I'm trying to drive a 12v (14W) solenoid and have problems figuring out the components for the driving circuit.

The solenoid draws about 1.166A and the MCU is being operated at 3.3V.

I've seen many driving circuits and they all look something like this:


simulate this circuit – Schematic created using CircuitLab

My questions:

  1. What datasheet parameters should I look for when designing this circuit?
  2. Is the IRF530PBF-ND a suitable MOSFET for driving this solenoid?

Also, how do I calculate R1's value?

I don't want to blindingly copy a circuit that may or may not work, I want to understand it.

Thank you so much in advance!


2 Answers 2


The solenoid requires a certain amount of current to generate its magnetic field. If the solenoid was a perfect inductor, the DC current would rise above all means and would most likely damage other circuit components. However, solenoids inherently have a significant amount of DC resistance used to limit the current magnitude.

Provided you place a bypass capacitor (to absorb high-frequency current pulses induced by changing the current magnitude) between GND (close to the mosfet source) and the 12 V connection solenoid, you do not have to worry about a significant overshoot. Your selected mosfet has breakdown voltage of 100 V, which is certainly an overkill.

The mosfet also has a non-zero on-state resistance Rdson (160 mOhm), which will slightly reduce the current through the solenoid. Another implication of Rds is mosfet power dissipation - which is negligible in this case (160 mOhms provided the channel is fully open).

1) Since this is semi-static application (no switching at tens of kHz), you only need to look at these parameters:

  • gate voltage threshold (should be lower than you gate supply voltage)
  • on-state resistance Rds (to calculate voltage drop and losses)
  • allowed current (which is very much correlated to Rds)

2) One problem I see with your circuit is that the gate voltage will be 3.3 V but the MOSFETs gate voltage is specified between 2 and 4 V. In practice, it's fine because even if you get a "bad" part, the MOSFET will still partially close and allow current current to flow through its channel. An implication of low gate voltage is that the switch will work in the linear mode, where its on-state resistance is much higher than the guaranteed value.

EDIT The gate threshold voltage is the minimum voltage where the MOSFET starts conducting current; however, the channel current would most likely not be enough to turn on the solenoid. Look at Figure 1 in datasheet, which correlates gate voltage with drain current and drain-source voltage.

You could easily use this part :: FDN327N. The gate voltage is specified at 1.8 V and allowed average drain current is 2 amperes.

The value of R1 depends on:

  • allowed source peak current - some PWM gate drivers can well support 30 A peak, which (with 10 Ohm gate resistor - R1) very quickly charges the gate and thus minimizes time spent in the linear mode.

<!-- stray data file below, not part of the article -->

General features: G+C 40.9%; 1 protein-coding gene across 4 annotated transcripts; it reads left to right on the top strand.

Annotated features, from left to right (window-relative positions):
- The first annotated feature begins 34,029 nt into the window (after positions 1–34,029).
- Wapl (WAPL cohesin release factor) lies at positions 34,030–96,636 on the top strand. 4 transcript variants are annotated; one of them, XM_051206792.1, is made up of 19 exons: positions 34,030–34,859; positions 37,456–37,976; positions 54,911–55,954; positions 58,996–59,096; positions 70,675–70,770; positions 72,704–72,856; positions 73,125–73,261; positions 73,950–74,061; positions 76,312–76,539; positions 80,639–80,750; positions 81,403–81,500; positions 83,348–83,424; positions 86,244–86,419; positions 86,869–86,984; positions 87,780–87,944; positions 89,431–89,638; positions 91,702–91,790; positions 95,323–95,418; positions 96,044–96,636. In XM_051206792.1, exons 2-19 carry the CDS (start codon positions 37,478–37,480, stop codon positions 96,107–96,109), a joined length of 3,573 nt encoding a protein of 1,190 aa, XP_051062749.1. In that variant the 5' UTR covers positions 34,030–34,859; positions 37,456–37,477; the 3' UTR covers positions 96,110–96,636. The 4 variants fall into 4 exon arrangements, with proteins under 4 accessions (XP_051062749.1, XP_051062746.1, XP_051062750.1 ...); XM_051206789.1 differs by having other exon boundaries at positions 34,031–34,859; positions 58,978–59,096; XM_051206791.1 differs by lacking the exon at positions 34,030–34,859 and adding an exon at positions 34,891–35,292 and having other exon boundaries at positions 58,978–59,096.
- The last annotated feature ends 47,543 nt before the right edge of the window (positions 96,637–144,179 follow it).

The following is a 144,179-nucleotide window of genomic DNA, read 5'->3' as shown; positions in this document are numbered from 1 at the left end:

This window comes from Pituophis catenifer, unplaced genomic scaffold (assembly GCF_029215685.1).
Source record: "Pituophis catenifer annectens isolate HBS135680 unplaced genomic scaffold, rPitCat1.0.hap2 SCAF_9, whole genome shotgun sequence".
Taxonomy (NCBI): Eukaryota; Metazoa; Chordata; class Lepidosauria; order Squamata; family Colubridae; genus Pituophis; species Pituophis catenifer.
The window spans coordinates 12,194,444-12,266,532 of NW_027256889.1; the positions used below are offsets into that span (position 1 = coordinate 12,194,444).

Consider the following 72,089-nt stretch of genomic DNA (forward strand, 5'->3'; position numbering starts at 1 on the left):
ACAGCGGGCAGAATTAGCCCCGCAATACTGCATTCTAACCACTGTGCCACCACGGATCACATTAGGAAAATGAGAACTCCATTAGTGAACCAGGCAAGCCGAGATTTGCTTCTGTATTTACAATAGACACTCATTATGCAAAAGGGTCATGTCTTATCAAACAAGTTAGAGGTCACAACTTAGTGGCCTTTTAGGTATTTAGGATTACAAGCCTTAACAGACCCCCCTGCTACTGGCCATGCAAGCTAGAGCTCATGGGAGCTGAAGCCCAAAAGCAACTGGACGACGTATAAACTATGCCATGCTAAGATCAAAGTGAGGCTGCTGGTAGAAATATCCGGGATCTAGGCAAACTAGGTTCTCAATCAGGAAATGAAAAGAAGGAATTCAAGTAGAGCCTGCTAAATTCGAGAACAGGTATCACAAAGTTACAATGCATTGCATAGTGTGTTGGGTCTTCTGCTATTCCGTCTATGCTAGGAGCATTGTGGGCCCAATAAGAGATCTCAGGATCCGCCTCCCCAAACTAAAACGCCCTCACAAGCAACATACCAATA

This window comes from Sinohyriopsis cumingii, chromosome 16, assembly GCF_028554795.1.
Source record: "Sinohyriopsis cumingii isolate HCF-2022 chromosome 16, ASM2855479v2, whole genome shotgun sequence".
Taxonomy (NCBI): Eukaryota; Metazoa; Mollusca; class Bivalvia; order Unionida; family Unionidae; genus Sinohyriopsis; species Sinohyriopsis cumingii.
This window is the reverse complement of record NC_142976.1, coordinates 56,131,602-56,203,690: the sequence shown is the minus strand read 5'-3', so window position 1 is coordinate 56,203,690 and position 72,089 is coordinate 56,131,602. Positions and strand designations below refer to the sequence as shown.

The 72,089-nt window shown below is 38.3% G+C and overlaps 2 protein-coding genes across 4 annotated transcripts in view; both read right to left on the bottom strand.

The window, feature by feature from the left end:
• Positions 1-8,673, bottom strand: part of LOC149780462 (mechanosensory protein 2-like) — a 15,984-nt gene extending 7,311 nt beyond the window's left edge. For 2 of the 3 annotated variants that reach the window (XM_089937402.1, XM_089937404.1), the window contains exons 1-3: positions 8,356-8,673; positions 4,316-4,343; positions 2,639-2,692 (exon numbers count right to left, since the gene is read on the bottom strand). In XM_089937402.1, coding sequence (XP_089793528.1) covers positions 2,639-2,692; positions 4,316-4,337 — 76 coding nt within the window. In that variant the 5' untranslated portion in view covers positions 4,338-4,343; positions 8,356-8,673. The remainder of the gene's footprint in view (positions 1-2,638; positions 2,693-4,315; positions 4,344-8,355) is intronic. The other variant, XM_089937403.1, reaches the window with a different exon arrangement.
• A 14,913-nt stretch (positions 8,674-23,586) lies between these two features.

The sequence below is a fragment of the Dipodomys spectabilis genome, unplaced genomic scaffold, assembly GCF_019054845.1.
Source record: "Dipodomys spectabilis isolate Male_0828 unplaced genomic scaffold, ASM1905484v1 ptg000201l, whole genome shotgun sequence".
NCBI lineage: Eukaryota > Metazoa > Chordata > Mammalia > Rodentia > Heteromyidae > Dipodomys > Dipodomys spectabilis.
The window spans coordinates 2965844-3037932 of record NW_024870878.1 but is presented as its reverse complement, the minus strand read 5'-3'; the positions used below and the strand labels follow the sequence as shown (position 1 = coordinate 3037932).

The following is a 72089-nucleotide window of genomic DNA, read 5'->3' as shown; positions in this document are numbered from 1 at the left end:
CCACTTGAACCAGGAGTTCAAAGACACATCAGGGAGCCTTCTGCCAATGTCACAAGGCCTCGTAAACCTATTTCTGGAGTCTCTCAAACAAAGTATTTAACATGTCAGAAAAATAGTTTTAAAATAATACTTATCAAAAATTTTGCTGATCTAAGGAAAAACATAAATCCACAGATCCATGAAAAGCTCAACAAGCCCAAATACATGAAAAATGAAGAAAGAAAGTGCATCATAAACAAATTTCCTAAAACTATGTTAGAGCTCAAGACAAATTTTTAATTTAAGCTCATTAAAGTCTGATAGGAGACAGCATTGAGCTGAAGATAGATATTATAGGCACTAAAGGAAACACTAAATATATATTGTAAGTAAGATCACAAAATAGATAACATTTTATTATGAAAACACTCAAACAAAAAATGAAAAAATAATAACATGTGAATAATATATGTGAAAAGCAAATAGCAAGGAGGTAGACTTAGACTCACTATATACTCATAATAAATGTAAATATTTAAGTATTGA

• desired dv/dt, which significantly affect radiated and conducted emissions
  • gate threshold voltage

I assume you drive the gate from an MCU pin - look at the datasheet on allowed pin current. That current is, however, the average current so you can drive much more on a peak basis. I would guess that 50 mA is fine -> 3.3V / 50 mA ~= 70 Ohms would be a good value for this application.

  • 4
    \$\begingroup\$ Most of what you say is good, but with one exception: the 'gate threshold voltage' is specified as being between 2V and 4V. This means that somewhere in this interval the FET will start conducting ('start' defined as 250uA). This is nowhere near the voltage for swiching the FET on, not even near the linear region for the current we are talking about. The lowest gate voltage for which the datasheets shows typical (!= worst case) performance curves is 4.5V. \$\endgroup\$ Mar 26, 2013 at 7:26

The usual data sheet parameters I would look for are: -

1) Drain source voltage limit to ensure your FET can switch the supply

2) Capacity to switch the current needed by the load

3) Turn-on resistance to make sure your FET doesn't overheat when activating the load

4) Voltage required to activate the gate to adequately switch-on the FET

5) If the load needed to be switched-on and off at a high rate then there are further parameters to look at but as your circuit is for driving a solenoid it's not a big-deal.

The FET shown is suitable providing the gate is driven from a voltage that can sustain a low-enough turn-on resistance and if it were driven from 5V logic then yes it should be OK. If it were driven from 3.3V logic then no it probably won't be ok.

R1 isn't usually needed when driving a FET in this type of circuit BUT, if the driving source is sensitive then it's always a good idea to put one in. This is due to parasitic coupling between drain and gate. I haven't checked the FET you are using but i can imagine it will be in the 100pF area and conceivably this could drive a pulse of current back into your circuit when it switches. 0 ohms to 10k is probably ok for just about any circuit activating the fet but check to see what sort of current the driver may handle due to switching currents.


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